1 Chronicles 16:11 – Look to the Lord and His strength; seek His face always (NIV)
I am a planner who thrives on making a list. I have an ongoing To Do list and sometimes a daily To Do list. I especially love those big check marks that signify the job is done and I have been known to add a completed chore to the list just so I can mark it off! I have a calendar with huge blocks filled with eye-catching multicolored commitments because I am not simply a planner, I am an organized planner. I shop with a list and the most efficient route mapped out for my errands, but I am not rigid in my plans should a friend surprise me with a “let’s go out” call! Sometimes surprises are like a warm hug – an unexpected gift, a dinner invitation after a long day, a spontaneous day out with friends. Sometimes surprises are more like a fall down the stairs. One Friday my mom was admitted to the hospital for a night of simple observation. I went to visit her, planning to possibly stay the week-end but as my mom’s prognosis changed, so did my plans. My possible one week-end became a definite two weeks. During those two weeks I felt more scattered than organized, more chaos than control, but also during those two weeks I understood the truth of the old hymn that says “where could I go but to the Lord?” or as 1 Chronicles 16:11 puts it “Look to the Lord and His strength; seek His face always”. Seek His face. Remember His wonders. Know that my lists and my plans, no matter how organized or how many checks, can never replace the peace that comes with knowing God is in control.
John 16:33 – I have told you these things so that in Me you may have peace. You will have suffering in this world. Be courageous! I have conquered the world.” (HCSB)
My friend and I were discussing the troubles in life, and basically surmised “no one ever thinks it will happen to them”. Jesus said there would be suffering in the world, but surely He didn’t mean in MY world. I quote the scripture and sing the songs but am dumbfounded when any unpleasantness happens to me. Somewhere in my subconscious I think Jesus meant other people would have problems, irritations, and illnesses, not me. I read about Job. I quote scripture from his book and share his story to hold him up as an example ……. for others, never for a moment believing God would allow me to suffer that way. I promote and proclaim that all things should bring glory to God and stand on a platform of praising God through the good and the bad ….. until something bad happens to me. When bad things happen to you, I can share with you the importance of using your pain to witness to others. When bad things happen to me, it’s all different. I cry out “why me?” and demand God explain Himself for allowing this to happen. Sometimes the pain isn’t about me but about bringing others into the presence of God. I may try to make it all about me, but it’s not. Sometimes my trials have a purpose I can’t see, a purpose I can’t understand. God does not take joy in seeing me suffer. He takes joy in seeing me praise Him in the good times and the bad times. He takes joy in seeing my faith and having my actions and attitude cause others to want to know Him. St. John Chrysostom says, “Do you seek any further reward beyond that of having pleased God? In truth, you know not how great a good it is to please Him.”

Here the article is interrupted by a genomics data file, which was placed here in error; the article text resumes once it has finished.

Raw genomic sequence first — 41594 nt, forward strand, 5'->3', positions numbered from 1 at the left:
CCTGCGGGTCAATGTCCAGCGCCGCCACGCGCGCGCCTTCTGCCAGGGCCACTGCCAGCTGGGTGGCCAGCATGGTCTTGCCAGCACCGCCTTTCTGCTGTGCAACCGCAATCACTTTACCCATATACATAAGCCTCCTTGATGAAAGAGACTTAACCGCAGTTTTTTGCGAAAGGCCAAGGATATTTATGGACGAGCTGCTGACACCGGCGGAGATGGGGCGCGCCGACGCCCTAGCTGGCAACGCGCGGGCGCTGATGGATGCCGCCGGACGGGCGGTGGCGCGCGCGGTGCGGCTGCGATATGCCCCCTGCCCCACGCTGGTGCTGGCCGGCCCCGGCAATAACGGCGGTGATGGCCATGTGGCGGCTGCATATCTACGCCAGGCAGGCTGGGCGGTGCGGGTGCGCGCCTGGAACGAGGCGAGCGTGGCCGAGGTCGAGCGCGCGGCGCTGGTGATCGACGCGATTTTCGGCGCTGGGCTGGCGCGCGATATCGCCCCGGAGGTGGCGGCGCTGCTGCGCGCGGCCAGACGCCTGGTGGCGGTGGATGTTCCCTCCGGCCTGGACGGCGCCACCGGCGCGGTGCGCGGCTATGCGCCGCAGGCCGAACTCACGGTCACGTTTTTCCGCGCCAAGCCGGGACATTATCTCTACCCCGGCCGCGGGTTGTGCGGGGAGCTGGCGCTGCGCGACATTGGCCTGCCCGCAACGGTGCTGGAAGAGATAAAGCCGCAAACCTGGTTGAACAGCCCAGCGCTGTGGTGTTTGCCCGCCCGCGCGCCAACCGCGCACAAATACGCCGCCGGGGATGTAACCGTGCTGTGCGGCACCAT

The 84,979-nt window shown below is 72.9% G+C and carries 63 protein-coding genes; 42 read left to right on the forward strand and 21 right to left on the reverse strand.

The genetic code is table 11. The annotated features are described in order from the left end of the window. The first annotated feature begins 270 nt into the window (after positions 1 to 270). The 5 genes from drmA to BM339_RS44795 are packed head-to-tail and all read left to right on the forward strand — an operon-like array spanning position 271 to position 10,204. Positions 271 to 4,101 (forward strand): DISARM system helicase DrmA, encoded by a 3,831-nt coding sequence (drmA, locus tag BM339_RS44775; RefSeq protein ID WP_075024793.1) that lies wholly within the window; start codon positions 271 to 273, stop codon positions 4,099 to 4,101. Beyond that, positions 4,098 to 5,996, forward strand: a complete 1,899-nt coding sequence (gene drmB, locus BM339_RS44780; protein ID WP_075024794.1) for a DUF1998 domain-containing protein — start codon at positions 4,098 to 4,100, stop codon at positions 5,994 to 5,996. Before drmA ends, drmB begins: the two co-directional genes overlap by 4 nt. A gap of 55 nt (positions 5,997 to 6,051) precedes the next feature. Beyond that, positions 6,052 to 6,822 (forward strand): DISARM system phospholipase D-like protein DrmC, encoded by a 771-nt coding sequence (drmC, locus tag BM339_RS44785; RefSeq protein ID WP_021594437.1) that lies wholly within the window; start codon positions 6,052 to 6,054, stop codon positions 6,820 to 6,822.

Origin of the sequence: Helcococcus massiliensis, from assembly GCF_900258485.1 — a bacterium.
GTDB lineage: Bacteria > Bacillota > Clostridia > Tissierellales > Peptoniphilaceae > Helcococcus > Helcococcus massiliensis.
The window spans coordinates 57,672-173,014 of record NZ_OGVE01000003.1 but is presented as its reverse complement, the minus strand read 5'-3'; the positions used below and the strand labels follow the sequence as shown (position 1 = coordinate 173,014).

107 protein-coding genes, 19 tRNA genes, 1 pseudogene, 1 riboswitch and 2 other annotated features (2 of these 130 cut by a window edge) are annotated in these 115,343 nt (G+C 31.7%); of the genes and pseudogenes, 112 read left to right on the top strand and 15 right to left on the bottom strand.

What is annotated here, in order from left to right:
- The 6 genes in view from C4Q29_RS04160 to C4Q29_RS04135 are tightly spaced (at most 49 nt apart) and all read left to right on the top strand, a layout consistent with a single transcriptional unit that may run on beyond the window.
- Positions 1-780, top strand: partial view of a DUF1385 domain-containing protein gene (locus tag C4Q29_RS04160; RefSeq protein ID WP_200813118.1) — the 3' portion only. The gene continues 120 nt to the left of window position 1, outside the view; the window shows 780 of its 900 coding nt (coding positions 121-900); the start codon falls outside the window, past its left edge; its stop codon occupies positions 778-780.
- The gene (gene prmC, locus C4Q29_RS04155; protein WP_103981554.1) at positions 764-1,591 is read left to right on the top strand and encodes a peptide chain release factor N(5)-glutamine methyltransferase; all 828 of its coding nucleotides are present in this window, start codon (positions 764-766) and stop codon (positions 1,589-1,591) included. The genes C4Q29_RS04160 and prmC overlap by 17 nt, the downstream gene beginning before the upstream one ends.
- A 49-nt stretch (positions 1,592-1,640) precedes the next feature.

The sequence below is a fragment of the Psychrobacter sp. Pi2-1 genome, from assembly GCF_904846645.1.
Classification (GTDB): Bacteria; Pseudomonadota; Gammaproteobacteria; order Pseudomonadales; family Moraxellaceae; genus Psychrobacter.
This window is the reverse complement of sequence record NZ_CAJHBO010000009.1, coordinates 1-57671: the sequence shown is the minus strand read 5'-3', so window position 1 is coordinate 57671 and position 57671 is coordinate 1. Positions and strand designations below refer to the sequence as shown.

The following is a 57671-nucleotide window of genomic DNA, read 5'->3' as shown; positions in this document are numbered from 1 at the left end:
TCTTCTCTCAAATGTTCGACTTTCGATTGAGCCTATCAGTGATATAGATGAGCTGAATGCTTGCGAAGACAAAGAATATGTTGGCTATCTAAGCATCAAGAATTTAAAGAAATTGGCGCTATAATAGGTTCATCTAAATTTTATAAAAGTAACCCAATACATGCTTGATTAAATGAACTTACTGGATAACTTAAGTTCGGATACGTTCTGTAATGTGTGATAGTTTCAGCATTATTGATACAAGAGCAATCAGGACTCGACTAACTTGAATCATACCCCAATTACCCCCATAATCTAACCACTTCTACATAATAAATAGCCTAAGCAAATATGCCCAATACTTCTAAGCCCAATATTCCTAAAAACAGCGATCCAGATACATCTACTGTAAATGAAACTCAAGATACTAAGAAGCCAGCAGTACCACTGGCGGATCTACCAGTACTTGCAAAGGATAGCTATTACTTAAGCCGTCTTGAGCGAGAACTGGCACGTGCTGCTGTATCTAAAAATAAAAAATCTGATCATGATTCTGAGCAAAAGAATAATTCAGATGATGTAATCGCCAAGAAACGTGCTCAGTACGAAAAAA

Romans 3:24 –“All need to be made right with God by his grace, which is a free gift. They need to be made free from sin through Jesus Christ” (NCV).
I am totally hooked on Bible journaling. I love the drawings in the open spaces, the swirls and curls, and all the fancy lettering to capture the scripture. I love combining the neon of gel pens and the softness of colored pencils to highlight God’s word. There is only one small problem, actually a BIG problem ….. I have the artistic skills of a one toed bullfrog. Actually, I should probably apologize to the bullfrog for the comparison. Imagine my delight to discover an online DIY site that offers page after page of “free” Bible journaling pictures. I can print these “free” pictures and trace them to make my Bible a colorful masterpiece of images and fancy lettering. I can use these “free” pictures to have my favorite verses jump out as I turn the pages. And its all “free” ….. for a starting price of $1.99. I recently upgraded my cell phone and was offered a “free” accessory …. for $10. A company specializing in storage containers offers a life time guarantee of free replacement. The container is free but there is a charge for placing the order, a handling charge, a shipping charge, and possibly even a replacement charge. There always seems to be a catch, something in the fine print, a loophole saying “I will give you this free gift but you will have to pay for it.” And we wonder why the world is skeptical about the free gift of salvation! Salvation is a gift to us with no hidden charges and no fine print. We don’t have to do anything to earn our salvation because it has already been done and is the greatest gift (free or costly) we’ll ever be offered. The words Elvina M. Hall wrote in 1865 are still true for us today – “Jesus paid it all.” When Christ spoke on the cross “It is finished” (John 19:30), He was using an accounting term meaning “paid in full”. Salvation is absolutely free, the true gift of God in Christ, and our only responsibility is to receive the gift by faith.
I recently read an article from The Gospel Coalition – Stop Photobombing Jesus – on a social media site and found myself identifying more than I’d like to admit. There have been times I was hurt because no one seemed to notice how hard I had worked and times I wondered “why her and not me?” and even times I gave more energy to impressing others than to serving God. I’ll have to confess — there have been times I photobombed Jesus.
Haggai 1:2-7 – This is what the Lord Almighty says: “These people say, ‘The time has not yet come to rebuild the Lord’s house.’” Then the word of the Lord came through the prophet Haggai: “Is it a time for you yourselves to be living in your paneled houses, while this house remains a ruin?” Now this is what the Lord Almighty says: “Give careful thought to your ways. You have planted much, but harvested little. You eat, but never have enough. You drink, but never have your fill. You put on clothes, but are not warm. You earn wages, only to put them in a purse with holes in it.” This is what the Lord Almighty says: “Give careful thought to your ways. (NIV)